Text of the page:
The study of representations of gender in the media understands gender to be socially constructed – an ongoing process of learned sets of behaviors, expectations, perceptions, and subjectivities that define what it means to be a woman and what it means to be a man. The main assumption of these studies is that a cultural ordering that presents gender differences as biologically determined and “natural” conceals the working of patriarchal ideology. “One is not born a woman, but becomes one” is Simone de Beauvoir’s formative statement that captured the essence of this process (1989, 1st pub. 1949). Accordingly, gender is not viewed as something originally existent in human beings, but rather it is a representation produced by how we relate to our bodies through behaviors and social relations in the practices of daily life. As such, gender is distinct from the biological, sexual differences characterizing humans from birth. It is understood to be a product of “social technologies” (de Lauretis 1987), including media texts, the arts, and institutionalized discourses. For example, while it is a biological fact that women can give birth, it is a social construction that women in most societies are expected to be better suited to be the dominant caregivers of children.
Media And Gender
The media are central mechanisms in this process of construction since representations of femininity and masculinity are produced, reproduced, and circulated by them as part of a shared culture. Media are deemed an influential socializing force through which people learn to define themselves and others by their gender and through which they develop their own subjectivities. As a result, the media have become a central focus of analysis and critique by feminist scholars.
The theoretical point of departure is the premise that media representations are grounded in contemporary ideological assumptions and discourses about worldviews and belief systems, in general, and gender in particular. Thus, gender representations are understood to be signifiers of dominant modes of ideology in which they are rooted, as well as at the same time the practices of these ideologies. They have been blamed for reaffirming and supporting gender hierarchies existing worldwide, maintaining the social status quo and the general subordination of women by reproducing social perceptions that legitimize dominant ideologies (such as patriarchy, capitalism, and colonialism).
However, given that representations are discursive constructions, they are also assumed to be able to take different forms and meanings in different places and times, under varied political, cultural, social, and economical contexts, and within diverse ideologies. As a result, gender representations are understood to be dynamic – always being fluid, changeable, and contesting social practices and perceptions. Analysis of representations thus becomes a central way of understanding gender and part of the feminist project of problematizing and critiquing our ways of knowing.
Representations And Reality
The complex relationships between gender representations and reality have been the focus of much academic contemplation and debate, particularly in the cultural studies tradition in general, and more specifically that which developed in the UK from the 1950s onwards, including attention to the formation of social and cultural feminist thought, drawing insights from structuralism and poststructuralism. These approaches take the view that representations do not have an original, authentic “reality” that can be represented or misrepresented accurately, but rather that gender is a form of “performance” of expected social scripts (Butler 1990).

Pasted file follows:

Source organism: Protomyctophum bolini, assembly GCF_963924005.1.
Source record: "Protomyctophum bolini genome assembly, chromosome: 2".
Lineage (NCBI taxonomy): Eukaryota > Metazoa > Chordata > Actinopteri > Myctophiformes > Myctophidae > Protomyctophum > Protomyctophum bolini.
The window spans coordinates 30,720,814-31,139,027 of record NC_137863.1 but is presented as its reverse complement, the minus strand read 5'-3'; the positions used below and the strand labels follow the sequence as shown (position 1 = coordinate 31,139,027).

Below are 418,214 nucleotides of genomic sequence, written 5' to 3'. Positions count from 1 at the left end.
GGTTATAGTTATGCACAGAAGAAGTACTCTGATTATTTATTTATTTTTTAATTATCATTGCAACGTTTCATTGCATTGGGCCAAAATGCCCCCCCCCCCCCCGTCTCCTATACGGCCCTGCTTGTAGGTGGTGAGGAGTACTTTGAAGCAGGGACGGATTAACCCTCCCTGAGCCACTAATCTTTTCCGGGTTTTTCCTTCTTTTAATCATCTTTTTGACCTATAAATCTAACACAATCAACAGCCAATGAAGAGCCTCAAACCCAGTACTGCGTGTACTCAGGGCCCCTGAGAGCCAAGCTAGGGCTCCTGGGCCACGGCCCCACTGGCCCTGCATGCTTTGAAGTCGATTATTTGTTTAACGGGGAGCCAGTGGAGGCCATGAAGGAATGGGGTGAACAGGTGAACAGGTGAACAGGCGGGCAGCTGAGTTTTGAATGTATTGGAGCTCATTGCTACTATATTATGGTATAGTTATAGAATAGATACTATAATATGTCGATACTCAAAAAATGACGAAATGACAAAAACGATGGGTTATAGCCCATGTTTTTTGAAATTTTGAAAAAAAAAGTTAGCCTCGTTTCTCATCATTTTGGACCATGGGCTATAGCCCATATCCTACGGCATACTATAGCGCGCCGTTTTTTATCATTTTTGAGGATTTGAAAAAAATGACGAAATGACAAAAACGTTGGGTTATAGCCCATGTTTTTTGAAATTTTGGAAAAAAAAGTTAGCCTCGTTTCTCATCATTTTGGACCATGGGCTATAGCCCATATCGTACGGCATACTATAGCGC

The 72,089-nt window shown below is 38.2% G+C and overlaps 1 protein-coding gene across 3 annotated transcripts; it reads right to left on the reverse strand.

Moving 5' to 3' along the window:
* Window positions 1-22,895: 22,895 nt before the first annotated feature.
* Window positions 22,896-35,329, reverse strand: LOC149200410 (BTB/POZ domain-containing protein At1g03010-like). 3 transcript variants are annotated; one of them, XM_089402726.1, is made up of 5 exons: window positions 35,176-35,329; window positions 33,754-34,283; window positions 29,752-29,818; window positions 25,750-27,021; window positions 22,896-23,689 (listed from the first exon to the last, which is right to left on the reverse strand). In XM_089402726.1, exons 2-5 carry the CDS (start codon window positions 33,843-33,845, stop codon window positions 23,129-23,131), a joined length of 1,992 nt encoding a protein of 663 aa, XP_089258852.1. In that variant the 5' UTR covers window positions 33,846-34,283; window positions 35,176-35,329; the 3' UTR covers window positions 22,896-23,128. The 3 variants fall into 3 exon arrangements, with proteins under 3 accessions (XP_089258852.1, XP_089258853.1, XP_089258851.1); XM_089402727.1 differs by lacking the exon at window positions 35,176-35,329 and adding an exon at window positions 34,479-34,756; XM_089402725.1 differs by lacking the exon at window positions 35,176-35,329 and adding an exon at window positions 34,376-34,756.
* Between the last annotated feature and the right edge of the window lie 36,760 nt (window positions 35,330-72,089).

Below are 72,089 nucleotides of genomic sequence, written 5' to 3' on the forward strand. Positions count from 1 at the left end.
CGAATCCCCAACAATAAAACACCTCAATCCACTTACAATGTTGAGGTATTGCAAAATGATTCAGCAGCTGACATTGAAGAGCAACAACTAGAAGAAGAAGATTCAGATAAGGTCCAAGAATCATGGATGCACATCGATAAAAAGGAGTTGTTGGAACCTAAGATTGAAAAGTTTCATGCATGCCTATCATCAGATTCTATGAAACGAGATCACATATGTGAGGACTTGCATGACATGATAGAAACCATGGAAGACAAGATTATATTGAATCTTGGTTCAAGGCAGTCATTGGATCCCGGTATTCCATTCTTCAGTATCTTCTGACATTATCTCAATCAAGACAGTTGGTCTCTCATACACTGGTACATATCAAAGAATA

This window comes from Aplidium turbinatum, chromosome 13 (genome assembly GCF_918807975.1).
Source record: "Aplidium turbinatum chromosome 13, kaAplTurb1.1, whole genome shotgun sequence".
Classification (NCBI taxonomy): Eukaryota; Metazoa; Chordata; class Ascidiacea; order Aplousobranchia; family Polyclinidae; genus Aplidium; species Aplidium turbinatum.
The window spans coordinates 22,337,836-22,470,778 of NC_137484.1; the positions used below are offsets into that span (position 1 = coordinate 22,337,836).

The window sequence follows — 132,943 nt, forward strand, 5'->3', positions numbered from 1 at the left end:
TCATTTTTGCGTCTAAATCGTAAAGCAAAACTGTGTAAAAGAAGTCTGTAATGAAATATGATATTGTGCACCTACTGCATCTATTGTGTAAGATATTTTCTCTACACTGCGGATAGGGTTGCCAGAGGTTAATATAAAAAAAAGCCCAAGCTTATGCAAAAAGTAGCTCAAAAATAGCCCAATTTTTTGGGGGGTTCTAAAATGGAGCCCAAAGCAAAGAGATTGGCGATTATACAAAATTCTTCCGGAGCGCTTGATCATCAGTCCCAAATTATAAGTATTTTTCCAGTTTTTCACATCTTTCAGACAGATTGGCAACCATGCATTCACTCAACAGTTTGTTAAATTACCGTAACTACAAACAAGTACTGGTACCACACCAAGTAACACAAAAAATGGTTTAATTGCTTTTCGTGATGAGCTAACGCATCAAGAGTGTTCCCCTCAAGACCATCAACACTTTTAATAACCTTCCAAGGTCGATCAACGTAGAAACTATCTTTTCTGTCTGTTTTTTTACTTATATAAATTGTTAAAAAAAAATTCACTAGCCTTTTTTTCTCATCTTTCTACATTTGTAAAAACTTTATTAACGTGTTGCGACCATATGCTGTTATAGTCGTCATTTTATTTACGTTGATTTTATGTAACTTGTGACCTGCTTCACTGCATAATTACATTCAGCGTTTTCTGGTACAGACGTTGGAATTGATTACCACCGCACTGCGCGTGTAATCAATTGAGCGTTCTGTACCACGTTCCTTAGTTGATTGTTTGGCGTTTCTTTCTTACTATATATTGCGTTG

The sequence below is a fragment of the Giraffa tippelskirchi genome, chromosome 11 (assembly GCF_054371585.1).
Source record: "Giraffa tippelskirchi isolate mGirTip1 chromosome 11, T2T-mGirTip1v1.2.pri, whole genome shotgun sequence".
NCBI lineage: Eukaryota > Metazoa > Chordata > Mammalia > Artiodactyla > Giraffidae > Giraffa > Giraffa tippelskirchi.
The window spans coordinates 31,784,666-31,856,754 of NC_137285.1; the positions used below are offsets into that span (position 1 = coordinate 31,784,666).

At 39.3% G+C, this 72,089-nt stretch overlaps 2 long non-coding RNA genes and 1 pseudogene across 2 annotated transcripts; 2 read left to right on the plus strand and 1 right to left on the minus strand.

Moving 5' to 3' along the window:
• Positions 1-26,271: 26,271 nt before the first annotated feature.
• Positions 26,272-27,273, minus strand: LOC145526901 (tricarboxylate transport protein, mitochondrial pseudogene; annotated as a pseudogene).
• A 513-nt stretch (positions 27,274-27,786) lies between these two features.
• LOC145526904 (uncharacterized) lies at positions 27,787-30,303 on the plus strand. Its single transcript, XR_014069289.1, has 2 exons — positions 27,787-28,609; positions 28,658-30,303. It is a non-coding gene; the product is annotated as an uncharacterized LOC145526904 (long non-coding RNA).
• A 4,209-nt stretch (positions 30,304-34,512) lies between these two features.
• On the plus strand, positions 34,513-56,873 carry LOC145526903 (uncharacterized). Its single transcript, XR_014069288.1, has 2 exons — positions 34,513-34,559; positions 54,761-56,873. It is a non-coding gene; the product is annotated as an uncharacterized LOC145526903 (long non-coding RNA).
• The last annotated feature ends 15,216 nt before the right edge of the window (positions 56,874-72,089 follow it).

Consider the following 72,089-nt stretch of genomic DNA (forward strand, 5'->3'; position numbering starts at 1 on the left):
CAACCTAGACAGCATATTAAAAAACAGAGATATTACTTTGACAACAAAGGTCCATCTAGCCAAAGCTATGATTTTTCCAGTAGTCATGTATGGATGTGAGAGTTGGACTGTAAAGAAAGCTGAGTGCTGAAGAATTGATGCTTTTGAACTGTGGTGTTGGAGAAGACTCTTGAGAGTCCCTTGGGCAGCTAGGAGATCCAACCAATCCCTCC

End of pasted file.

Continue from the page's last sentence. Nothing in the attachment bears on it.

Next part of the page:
Since gender itself is understood to be a construction, rather than a material reality, gender representations in the media are understood themselves to be representations of representations, standing for the meaning of the original subject, rather than the material subject itself (Rakow & Wackwitz 2004). In contrast to studies of sex-role stereotyping and images of women, it does not assume that there are right or wrong, good or bad ways of representing a woman or a man. Rather, this perspective moves the emphasis from concerns for individuals to the larger categories of femininity and masculinity and shifts the burden of responsibility from the critique of “accuracy” of representations to challenging the systems that construct and create them, their political economy, power hierarchies, ideological infrastructures, and goals.
A related argument builds upon Spivak’s development of Marxist theorization and claims that gender representations in the media have two complementary meanings (Ganguly 1992). One meaning refers to representations as “portraits,” or the “making present” of women and men and their gendered realities in the media. This meaning of representation calls attention to those ideologies, interests, life circumstances, and privileges (be they class, race, sexuality, or others) that influence the way gender is constructed. The second meaning relates to “proxy,” or “speaking out for” women and men. In this regard there is a need to ask: who gets a voice in the media? Who speaks on behalf of whom? And, who gets to represent themselves?
The difference between these two meanings and their interdependency can be illustrated by a discussion of women and news. The first refers to women as subjects in the news – the ways in which they are being portrayed (e.g., as victims, as trophy wives, as celebrities). The second refers to women as producers of news (e.g., reporters, editors, spokespersons for organizations). These two meanings are clearly interrelated, combining issues of culture and politics and challenging dominating power systems that influence both how gender is “made present” and who is making it present, as well as who is “speaking for” themselves and others, and how they are “speaking for” them. Following Michel Foucault, the study of representations thus recognizes that power operates in cultures through its various discourses and is located in the analysis of the symbolic systems through which people communicate and organize their lives.